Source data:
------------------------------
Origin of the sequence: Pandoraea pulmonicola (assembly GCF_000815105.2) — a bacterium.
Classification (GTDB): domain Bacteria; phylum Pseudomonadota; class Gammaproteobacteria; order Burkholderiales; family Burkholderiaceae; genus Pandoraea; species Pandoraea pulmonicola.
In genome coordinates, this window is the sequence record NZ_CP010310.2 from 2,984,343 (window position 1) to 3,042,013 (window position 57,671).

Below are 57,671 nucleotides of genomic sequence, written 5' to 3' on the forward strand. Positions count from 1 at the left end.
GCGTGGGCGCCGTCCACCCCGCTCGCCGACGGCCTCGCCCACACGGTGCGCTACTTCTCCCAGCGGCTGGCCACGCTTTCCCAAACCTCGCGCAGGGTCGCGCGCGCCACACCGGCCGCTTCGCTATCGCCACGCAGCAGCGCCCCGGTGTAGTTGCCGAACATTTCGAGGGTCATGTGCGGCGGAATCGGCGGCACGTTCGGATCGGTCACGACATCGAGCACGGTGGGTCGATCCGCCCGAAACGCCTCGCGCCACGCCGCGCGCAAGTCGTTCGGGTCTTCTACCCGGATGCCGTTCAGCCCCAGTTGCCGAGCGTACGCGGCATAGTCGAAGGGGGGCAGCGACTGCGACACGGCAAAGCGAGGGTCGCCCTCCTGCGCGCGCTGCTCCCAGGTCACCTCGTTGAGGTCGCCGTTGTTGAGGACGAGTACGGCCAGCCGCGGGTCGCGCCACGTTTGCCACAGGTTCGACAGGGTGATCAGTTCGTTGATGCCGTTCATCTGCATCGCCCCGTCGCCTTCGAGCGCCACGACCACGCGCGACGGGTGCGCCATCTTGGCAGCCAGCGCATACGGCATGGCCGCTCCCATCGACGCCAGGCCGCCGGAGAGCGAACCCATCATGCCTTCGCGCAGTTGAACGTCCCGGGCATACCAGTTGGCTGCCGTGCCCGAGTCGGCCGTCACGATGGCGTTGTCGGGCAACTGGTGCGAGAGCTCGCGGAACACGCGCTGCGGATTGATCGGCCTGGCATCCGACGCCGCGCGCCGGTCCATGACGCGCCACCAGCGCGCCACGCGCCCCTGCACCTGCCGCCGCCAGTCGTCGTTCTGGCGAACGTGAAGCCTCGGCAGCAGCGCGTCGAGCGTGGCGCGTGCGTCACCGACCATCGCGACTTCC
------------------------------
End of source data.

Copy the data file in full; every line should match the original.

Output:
Origin of the sequence: Pandoraea pulmonicola (assembly GCF_000815105.2) — a bacterium.
Classification (GTDB): domain Bacteria; phylum Pseudomonadota; class Gammaproteobacteria; order Burkholderiales; family Burkholderiaceae; genus Pandoraea; species Pandoraea pulmonicola.
In genome coordinates, this window is the sequence record NZ_CP010310.2 from 2,984,343 (window position 1) to 3,042,013 (window position 57,671).

Below are 57,671 nucleotides of genomic sequence, written 5' to 3' on the forward strand. Positions count from 1 at the left end.
GCGTGGGCGCCGTCCACCCCGCTCGCCGACGGCCTCGCCCACACGGTGCGCTACTTCTCCCAGCGGCTGGCCACGCTTTCCCAAACCTCGCGCAGGGTCGCGCGCGCCACACCGGCCGCTTCGCTATCGCCACGCAGCAGCGCCCCGGTGTAGTTGCCGAACATTTCGAGGGTCATGTGCGGCGGAATCGGCGGCACGTTCGGATCGGTCACGACATCGAGCACGGTGGGTCGATCCGCCCGAAACGCCTCGCGCCACGCCGCGCGCAAGTCGTTCGGGTCTTCTACCCGGATGCCGTTCAGCCCCAGTTGCCGAGCGTACGCGGCATAGTCGAAGGGGGGCAGCGACTGCGACACGGCAAAGCGAGGGTCGCCCTCCTGCGCGCGCTGCTCCCAGGTCACCTCGTTGAGGTCGCCGTTGTTGAGGACGAGTACGGCCAGCCGCGGGTCGCGCCACGTTTGCCACAGGTTCGACAGGGTGATCAGTTCGTTGATGCCGTTCATCTGCATCGCCCCGTCGCCTTCGAGCGCCACGACCACGCGCGACGGGTGCGCCATCTTGGCAGCCAGCGCATACGGCATGGCCGCTCCCATCGACGCCAGGCCGCCGGAGAGCGAACCCATCATGCCTTCGCGCAGTTGAACGTCCCGGGCATACCAGTTGGCTGCCGTGCCCGAGTCGGCCGTCACGATGGCGTTGTCGGGCAACTGGTGCGAGAGCTCGCGGAACACGCGCTGCGGATTGATCGGCCTGGCATCCGACGCCGCGCGCCGGTCCATGACGCGCCACCAGCGCGCCACGCGCCCCTGCACCTGCCGCCGCCAGTCGTCGTTCTGGCGAACGTGAAGCCTCGGCAGCAGCGCGTCGAGCGTGGCGCGTGCGTCACCGACCATCGCGACTTCC